The Scroll Art Museum

Scroll art lets beginner programmers turn loops and print() into animated ASCII art.

PyTexas 2024 Talk: 20 GOTO 10

On April 20, 2024 I gave a talk on scroll art at the PyTexas Conference in Austin. The slides are available.

Here is an imperfect transcript created from Whisper:

Hello. OK, thank you for having me here. And thank you to all the Pytexes organizers who make this conference not only possible, but a delight. I know a lot of you have come from probably very far away. Texas is an enormous state. So thank you for coming here. I really appreciate being to speak at Pytexes 2024. I have a lot of information on these slides, but you can download them from slash Pytexes 2024, Scroll Art, and also see the art at

I'm Al Sweigart. I'm mostly known as the author of Automate the Boring Stuff with Python and a few other books. You can read them all online for free at

So on the left is an artist who fills glass bowls with different colored sand and pushes the grains into place to draw portraits. In the center is an artist who arranges beads on a flat board and films herself in slow motion as she tosses them upwards. On the right is an artist who carves patterns into the skin of a watermelon, getting different colors as they carve deeper. On the left is an artist who draws portraits using only the circumference of various coins. In the center is an artist who completes their illustrations by using the shadows cast from common household objects. On the right is an artist who has several elaborate bubble making tools. On the left is an old flash game where you lay out roads and the cars play musical notes as they pass by these roadside flower pots. In the center is an artist who does elaborate dance routines as they fall off of and climb onto a ledge over a trampoline. And on the right are two musicians who use the screeching electronic noises from their barcode scanners as they scan different barcodes to make music.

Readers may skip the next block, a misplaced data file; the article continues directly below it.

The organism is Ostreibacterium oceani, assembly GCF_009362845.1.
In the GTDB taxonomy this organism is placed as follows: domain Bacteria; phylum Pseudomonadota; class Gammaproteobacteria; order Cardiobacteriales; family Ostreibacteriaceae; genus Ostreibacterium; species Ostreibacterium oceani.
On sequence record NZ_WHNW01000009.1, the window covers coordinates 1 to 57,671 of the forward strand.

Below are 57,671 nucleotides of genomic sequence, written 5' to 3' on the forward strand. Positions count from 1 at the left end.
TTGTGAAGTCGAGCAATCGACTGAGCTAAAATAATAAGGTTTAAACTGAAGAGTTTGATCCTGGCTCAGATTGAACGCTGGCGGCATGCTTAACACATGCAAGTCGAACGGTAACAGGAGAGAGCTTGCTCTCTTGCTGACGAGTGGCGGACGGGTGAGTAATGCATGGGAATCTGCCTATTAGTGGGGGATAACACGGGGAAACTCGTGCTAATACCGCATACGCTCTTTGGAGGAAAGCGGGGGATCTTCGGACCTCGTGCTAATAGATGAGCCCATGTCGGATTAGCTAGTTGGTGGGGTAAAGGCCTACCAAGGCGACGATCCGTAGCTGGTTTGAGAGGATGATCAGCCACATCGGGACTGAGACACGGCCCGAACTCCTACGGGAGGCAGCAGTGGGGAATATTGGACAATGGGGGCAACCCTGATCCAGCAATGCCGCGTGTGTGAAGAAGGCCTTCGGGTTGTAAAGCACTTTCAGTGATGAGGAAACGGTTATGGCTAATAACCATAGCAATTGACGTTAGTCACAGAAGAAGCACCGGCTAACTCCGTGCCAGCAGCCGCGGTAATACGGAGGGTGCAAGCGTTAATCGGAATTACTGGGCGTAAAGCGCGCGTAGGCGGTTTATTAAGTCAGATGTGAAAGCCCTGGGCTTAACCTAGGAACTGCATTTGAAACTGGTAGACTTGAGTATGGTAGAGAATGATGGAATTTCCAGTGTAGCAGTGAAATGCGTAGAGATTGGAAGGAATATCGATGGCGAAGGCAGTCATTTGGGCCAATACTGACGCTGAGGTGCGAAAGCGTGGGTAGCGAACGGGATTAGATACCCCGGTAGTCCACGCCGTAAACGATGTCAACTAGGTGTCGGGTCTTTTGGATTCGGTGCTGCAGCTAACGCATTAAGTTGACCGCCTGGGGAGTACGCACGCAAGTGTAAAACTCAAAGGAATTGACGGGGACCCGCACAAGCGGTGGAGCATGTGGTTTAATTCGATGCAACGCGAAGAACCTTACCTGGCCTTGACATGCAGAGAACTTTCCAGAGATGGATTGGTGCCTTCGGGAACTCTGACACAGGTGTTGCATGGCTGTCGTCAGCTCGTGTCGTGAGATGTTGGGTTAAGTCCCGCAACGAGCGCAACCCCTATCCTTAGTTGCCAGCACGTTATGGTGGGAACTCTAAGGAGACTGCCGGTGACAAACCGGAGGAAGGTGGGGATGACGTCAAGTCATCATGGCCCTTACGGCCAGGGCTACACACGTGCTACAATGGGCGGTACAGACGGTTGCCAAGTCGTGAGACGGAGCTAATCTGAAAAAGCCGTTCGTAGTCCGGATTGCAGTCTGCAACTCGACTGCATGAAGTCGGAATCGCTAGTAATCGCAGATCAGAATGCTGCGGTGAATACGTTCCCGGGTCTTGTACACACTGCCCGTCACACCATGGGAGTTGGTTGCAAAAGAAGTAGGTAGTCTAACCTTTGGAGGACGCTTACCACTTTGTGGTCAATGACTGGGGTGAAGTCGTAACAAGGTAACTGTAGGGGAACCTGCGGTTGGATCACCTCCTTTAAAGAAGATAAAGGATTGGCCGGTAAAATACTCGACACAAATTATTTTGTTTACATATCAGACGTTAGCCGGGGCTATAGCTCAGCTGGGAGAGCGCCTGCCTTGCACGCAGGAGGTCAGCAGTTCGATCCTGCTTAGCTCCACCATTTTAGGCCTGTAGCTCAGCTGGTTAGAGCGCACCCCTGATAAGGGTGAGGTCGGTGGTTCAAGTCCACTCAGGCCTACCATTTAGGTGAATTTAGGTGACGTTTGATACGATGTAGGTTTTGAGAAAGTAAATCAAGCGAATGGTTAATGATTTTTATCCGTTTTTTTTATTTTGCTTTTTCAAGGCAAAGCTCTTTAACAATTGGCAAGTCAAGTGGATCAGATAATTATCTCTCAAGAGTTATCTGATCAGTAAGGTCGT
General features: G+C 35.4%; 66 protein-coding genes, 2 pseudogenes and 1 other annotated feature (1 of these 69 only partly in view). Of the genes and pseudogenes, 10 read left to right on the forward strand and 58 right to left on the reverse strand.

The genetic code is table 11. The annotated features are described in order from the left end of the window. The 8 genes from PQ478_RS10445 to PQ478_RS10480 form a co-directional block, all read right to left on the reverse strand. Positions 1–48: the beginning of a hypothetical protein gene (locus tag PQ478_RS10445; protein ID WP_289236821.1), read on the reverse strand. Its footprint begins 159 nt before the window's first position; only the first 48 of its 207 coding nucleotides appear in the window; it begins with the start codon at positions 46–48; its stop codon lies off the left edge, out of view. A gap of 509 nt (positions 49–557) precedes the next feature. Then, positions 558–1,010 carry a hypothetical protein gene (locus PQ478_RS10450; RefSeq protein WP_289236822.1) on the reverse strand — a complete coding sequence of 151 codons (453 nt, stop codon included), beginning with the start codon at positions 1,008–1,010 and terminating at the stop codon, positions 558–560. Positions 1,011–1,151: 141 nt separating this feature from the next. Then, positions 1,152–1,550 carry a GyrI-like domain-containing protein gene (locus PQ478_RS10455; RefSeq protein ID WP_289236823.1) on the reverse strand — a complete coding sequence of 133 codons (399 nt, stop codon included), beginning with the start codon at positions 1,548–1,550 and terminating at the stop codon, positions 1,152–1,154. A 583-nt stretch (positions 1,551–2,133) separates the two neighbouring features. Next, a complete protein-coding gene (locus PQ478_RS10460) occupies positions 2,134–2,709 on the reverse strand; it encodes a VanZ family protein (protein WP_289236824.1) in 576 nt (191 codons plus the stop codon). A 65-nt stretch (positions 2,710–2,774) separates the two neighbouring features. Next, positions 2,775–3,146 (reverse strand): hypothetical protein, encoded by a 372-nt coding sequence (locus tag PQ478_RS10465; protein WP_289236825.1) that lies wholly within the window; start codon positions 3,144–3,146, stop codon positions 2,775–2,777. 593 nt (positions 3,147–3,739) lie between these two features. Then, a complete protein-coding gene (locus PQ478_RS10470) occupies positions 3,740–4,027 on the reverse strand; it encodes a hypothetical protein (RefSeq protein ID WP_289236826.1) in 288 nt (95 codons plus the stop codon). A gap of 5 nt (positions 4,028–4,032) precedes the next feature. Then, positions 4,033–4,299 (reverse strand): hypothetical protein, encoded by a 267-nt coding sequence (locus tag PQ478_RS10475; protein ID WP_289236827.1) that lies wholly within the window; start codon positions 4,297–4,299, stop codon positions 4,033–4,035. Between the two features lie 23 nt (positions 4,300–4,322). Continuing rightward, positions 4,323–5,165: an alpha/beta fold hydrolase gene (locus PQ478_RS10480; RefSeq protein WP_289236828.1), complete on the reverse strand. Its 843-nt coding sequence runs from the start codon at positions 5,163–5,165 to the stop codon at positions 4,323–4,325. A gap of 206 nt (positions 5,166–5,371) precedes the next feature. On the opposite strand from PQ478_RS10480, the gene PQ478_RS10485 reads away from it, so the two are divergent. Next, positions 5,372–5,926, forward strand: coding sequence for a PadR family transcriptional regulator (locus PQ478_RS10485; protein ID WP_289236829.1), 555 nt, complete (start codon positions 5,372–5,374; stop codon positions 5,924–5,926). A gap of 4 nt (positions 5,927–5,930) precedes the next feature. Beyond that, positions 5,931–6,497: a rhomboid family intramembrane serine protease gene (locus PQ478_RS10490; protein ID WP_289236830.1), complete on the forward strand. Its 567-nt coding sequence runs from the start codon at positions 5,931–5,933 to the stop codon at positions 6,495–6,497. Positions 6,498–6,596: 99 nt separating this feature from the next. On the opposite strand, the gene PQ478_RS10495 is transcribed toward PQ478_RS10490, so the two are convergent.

A good friend of mine once said something that I will remember until the day I die, not only will humans continue to create new art, but there will always be new forms of art. I'd like to talk to you about something I call scroll art. So, scroll art is the output of a type of program that's easy for beginners to get into, but it's also fun for experienced software developers to explore. It's kind of like a minute to learn lifetime to master sort of thing. It's not exactly like ASCII art, but well, it's actually just easier to show you.

So, this is one that I call spike. It's just a simple repeating pattern of lengthening and shrinking dashes. And if you stare at the very bottom, I kind of get like a rhythmic thumping noise playing in my head as I watch it.

This next one is called Starfield. It's just random asterisk being played on the screen. But if you notice the density of the asterisk gets greater and greater until it reaches 100%, and then it starts reducing back down to 0%, and then it just repeats over and over again.

A quarter century ago, there was this movie that came out called The Matrix. Yeah, yeah, it's been that long. So it had this iconic visual of code falling down the screen like raindrops on a window pane. Scroll art can only scroll things upwards, but you can change this color scheme around into hacker colors. Yeah. Yeah.

And then a really common exercise for beginners to create is to write a function that will be given in integer size, and then you have to print out a diamond shape of that size. So I incorporated that into this. I just call it diamond sky.